Ask anyone outside the United States: “Who is Kylie Minogue?” You’ll find the extent of her international superstardom everywhere, but in the states it’s an entirely different story. While the Australian singer has never been a noted vocal powerhouse like Mariah Carey or anywhere near as socially jarring as Madonna and Janet Jackson, she’s cemented her space within legends like them over her decades long career.
Throughout the years, even if you don’t know her, Kylie Minogue’s influence has been celebrated and noted by many notable pop artists and music institutions today. The new generation of pop stars such as Rina Sawayama, Dua Lipa, and Jessie Ware have all paid homage to Minogue for inspiring their recent projects.
Without Kylie Minogue’s influence our summer playlists would look a lot different; specifically, without tracks like Dua Lipa’s “Don’t Start Now.” It became one of the defining anthems of 2020 and played a large part in reviving disco-inspired pop music. The legacy of the sound of Kylie Minogue remains relevant today even within the lives of people who don’t know her artistry first hand.
With the release of her glittering, mid-pandemic dance-party 2020 album, Disco, Minogue extended her legendary international stardom by becoming the first solo female artist to get a number one album in the UK in five consecutive decades. Not only that, but she’s also the highest selling Australian artist of all time and the third best selling female artist in the United Kingdom.
Fellow pop-icons Madonna and Lady Gaga are hailed as “chameleons” with each of their new eras, but Kylie’s transformations are seemingly more resolute. Minogue’s various eras have showcased transformations in imagery in sound from the pop perfection of Aphrodite to new indie sounds on Impossible Princess. From her revival of disco on Disco to even trading in her traditional synths for country guitars & banjos on Golden. Each of them showcase different areas of her expertise yet remain rooted in the already gleaming caricature of Kylie Minogue — unlike her peers.
While Kylie Minogue may be lesser known in the United States, having only had two singles reach the Billboard Hot 100 top ten — “The Loco-Motion” (1987) and “Can’t Get You Outta My Head” (2001) — she’s become adored by the LGBTQ+ community. She’s become a staple for the dance floor in gay clubs. Through the soaring peaks of her careers and the sub-sequential lows, she’s been able to count on the LGBTQ+ community for support.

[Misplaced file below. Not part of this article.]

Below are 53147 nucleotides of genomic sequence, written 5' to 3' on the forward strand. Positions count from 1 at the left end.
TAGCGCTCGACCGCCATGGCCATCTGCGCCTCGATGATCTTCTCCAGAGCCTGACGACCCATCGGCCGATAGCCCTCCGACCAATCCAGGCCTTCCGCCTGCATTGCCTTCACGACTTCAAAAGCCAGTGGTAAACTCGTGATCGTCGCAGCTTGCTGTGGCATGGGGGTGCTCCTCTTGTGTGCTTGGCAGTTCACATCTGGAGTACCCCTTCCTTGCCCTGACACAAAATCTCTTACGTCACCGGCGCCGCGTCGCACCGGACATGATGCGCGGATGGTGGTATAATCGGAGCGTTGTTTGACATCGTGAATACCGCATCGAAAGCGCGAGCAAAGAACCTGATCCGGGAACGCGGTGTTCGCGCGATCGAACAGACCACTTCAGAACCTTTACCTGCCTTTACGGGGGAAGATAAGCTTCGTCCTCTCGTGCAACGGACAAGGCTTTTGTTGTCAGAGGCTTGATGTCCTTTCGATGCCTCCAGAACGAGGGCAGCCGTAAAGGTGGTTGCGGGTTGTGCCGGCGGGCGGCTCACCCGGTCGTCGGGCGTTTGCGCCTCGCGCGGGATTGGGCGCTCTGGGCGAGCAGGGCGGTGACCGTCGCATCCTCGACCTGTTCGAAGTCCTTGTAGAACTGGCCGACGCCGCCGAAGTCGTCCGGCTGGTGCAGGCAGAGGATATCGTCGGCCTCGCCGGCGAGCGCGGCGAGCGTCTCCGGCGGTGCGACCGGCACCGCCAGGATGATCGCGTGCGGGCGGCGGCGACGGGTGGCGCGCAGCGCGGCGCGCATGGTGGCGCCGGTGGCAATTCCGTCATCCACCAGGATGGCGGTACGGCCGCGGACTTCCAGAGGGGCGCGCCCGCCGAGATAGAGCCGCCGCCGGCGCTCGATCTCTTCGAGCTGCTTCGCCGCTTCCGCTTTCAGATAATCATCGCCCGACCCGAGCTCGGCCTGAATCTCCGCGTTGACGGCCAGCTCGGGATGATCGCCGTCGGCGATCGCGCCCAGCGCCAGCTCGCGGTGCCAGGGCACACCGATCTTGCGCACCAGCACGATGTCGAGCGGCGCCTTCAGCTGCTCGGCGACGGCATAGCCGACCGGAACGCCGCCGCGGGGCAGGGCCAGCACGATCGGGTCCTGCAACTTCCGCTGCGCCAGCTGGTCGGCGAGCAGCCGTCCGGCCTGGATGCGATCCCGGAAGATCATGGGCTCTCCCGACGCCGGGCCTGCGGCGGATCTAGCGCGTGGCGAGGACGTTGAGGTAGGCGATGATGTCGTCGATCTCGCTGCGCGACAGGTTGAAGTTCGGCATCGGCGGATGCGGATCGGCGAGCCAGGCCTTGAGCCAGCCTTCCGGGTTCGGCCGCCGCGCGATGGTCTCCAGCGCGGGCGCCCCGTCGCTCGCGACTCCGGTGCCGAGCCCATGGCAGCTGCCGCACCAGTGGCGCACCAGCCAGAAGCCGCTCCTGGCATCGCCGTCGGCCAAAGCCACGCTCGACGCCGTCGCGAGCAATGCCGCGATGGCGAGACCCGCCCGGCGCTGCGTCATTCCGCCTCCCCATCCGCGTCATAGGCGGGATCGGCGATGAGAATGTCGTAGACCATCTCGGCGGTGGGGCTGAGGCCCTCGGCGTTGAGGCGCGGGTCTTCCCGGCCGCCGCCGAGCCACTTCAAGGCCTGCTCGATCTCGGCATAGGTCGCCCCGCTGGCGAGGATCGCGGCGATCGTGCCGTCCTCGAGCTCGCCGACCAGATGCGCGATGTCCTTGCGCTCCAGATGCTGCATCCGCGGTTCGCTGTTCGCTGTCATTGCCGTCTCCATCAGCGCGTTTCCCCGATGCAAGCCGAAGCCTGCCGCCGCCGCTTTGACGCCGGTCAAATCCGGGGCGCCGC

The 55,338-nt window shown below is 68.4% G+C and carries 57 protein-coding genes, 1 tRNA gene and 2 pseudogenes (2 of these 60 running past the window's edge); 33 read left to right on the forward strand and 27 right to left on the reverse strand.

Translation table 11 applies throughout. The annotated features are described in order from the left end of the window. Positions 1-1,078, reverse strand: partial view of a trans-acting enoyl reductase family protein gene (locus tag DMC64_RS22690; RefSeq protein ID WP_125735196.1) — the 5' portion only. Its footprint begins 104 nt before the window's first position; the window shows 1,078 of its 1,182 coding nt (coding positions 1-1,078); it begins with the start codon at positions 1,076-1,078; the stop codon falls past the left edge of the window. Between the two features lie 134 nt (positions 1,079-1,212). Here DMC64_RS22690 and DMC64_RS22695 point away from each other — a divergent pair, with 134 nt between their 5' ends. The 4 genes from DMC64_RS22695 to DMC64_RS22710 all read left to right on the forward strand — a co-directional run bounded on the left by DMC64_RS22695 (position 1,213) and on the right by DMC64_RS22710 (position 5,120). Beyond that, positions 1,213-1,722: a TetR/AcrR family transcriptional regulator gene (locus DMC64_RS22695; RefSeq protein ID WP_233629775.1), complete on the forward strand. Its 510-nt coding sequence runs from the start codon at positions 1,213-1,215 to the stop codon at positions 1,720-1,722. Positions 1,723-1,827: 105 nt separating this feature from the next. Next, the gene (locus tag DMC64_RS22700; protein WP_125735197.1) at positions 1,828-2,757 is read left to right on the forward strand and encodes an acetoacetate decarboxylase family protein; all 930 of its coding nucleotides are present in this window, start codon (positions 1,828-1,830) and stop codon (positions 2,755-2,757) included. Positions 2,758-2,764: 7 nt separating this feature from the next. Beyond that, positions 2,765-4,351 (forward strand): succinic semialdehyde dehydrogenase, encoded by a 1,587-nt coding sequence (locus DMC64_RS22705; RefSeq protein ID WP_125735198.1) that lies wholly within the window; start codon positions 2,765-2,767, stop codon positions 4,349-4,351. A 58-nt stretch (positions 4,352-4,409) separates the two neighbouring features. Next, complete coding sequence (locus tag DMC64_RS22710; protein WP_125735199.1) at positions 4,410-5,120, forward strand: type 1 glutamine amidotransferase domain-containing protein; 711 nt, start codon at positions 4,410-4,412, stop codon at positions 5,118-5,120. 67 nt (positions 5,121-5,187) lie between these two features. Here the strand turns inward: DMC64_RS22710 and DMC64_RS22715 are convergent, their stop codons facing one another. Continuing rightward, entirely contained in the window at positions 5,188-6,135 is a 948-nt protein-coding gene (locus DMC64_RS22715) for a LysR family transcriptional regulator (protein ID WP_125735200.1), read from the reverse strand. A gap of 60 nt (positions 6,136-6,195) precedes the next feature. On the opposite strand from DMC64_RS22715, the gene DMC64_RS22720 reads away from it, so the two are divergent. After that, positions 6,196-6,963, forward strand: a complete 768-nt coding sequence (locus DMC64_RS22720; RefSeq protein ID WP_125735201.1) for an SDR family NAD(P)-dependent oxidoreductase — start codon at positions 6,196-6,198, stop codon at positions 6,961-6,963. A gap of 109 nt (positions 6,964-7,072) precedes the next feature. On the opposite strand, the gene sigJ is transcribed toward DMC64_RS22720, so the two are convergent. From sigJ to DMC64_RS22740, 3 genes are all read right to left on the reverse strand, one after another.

It’s not only the bangers she’s produced throughout the past 3 decades, but it’s also the humility and resilience she’s expressed even when facing adversity. At the age of 36, Minogue was diagnosed with breast cancer, leading to the cancellation of her Glastonbury set along with her tour. Many cited that the publicity drawn by her diagnosis created the “Minogue effect,” causing countless women to begin to get regularly tested for the disease. She finished chemotherapy in 2006.
Fourteen years later after the diagnosis, Kylie Minogue finally was able to return to perform at the Glastonbury Festival as the “legend slot.” This is typically reserved for much older performers such as Lionel Richie, Diana Ross, and Dolly Parton. Despite that, her “legend slot” set became the most-watched Glastonbury performance in history on UK television.
“What it actually felt like was this massive acknowledgement of me as a performer. And for the first time in my life I accepted that and I just cried,” she stated a year after the show.
Now 53 years old, Minogue can be seen as the adored Dolly Parton of the rest of the world — if Dolly Parton was making dance floor bops rather than crooning country songs.
Showcasing that pop culture doesn’t solely orbit around the United States, she has created a worldwide career that’s still breaking records 30 years in. For someone whose done it all, it’s hard to imagine what the next 30 years will bring, but it will nevertheless be just as legendary.
Spanning 3 decades, check out Kylie Minogue’s greatest hits below!